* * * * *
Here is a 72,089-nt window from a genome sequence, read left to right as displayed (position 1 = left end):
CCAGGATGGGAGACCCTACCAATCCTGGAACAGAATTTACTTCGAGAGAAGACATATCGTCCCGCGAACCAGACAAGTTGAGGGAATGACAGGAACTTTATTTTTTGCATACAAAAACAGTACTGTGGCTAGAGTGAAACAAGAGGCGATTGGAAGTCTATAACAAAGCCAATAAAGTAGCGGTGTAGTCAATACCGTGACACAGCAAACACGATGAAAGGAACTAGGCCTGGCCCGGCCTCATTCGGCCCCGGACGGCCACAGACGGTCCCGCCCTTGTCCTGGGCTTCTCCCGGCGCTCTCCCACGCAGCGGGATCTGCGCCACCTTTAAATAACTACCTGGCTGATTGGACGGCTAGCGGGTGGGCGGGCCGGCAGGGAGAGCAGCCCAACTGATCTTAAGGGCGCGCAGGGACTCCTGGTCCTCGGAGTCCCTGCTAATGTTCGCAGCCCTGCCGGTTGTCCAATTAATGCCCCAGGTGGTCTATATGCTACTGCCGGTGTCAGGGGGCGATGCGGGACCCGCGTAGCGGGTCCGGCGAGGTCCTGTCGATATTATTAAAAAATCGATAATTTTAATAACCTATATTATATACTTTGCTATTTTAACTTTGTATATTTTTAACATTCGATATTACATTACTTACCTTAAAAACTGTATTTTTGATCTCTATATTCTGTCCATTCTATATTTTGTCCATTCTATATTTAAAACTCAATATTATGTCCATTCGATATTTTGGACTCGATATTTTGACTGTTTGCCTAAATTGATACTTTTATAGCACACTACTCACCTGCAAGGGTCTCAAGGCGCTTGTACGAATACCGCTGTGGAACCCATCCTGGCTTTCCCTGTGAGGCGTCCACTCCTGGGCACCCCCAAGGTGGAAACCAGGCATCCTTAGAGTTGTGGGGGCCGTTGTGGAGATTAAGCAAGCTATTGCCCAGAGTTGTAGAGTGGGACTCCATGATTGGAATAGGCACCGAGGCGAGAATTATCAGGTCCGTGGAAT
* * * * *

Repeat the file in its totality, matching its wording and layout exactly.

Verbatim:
Here is a 72,089-nt window from a genome sequence, read left to right as displayed (position 1 = left end):
CCAGGATGGGAGACCCTACCAATCCTGGAACAGAATTTACTTCGAGAGAAGACATATCGTCCCGCGAACCAGACAAGTTGAGGGAATGACAGGAACTTTATTTTTTGCATACAAAAACAGTACTGTGGCTAGAGTGAAACAAGAGGCGATTGGAAGTCTATAACAAAGCCAATAAAGTAGCGGTGTAGTCAATACCGTGACACAGCAAACACGATGAAAGGAACTAGGCCTGGCCCGGCCTCATTCGGCCCCGGACGGCCACAGACGGTCCCGCCCTTGTCCTGGGCTTCTCCCGGCGCTCTCCCACGCAGCGGGATCTGCGCCACCTTTAAATAACTACCTGGCTGATTGGACGGCTAGCGGGTGGGCGGGCCGGCAGGGAGAGCAGCCCAACTGATCTTAAGGGCGCGCAGGGACTCCTGGTCCTCGGAGTCCCTGCTAATGTTCGCAGCCCTGCCGGTTGTCCAATTAATGCCCCAGGTGGTCTATATGCTACTGCCGGTGTCAGGGGGCGATGCGGGACCCGCGTAGCGGGTCCGGCGAGGTCCTGTCGATATTATTAAAAAATCGATAATTTTAATAACCTATATTATATACTTTGCTATTTTAACTTTGTATATTTTTAACATTCGATATTACATTACTTACCTTAAAAACTGTATTTTTGATCTCTATATTCTGTCCATTCTATATTTTGTCCATTCTATATTTAAAACTCAATATTATGTCCATTCGATATTTTGGACTCGATATTTTGACTGTTTGCCTAAATTGATACTTTTATAGCACACTACTCACCTGCAAGGGTCTCAAGGCGCTTGTACGAATACCGCTGTGGAACCCATCCTGGCTTTCCCTGTGAGGCGTCCACTCCTGGGCACCCCCAAGGTGGAAACCAGGCATCCTTAGAGTTGTGGGGGCCGTTGTGGAGATTAAGCAAGCTATTGCCCAGAGTTGTAGAGTGGGACTCCATGATTGGAATAGGCACCGAGGCGAGAATTATCAGGTCCGTGGAAT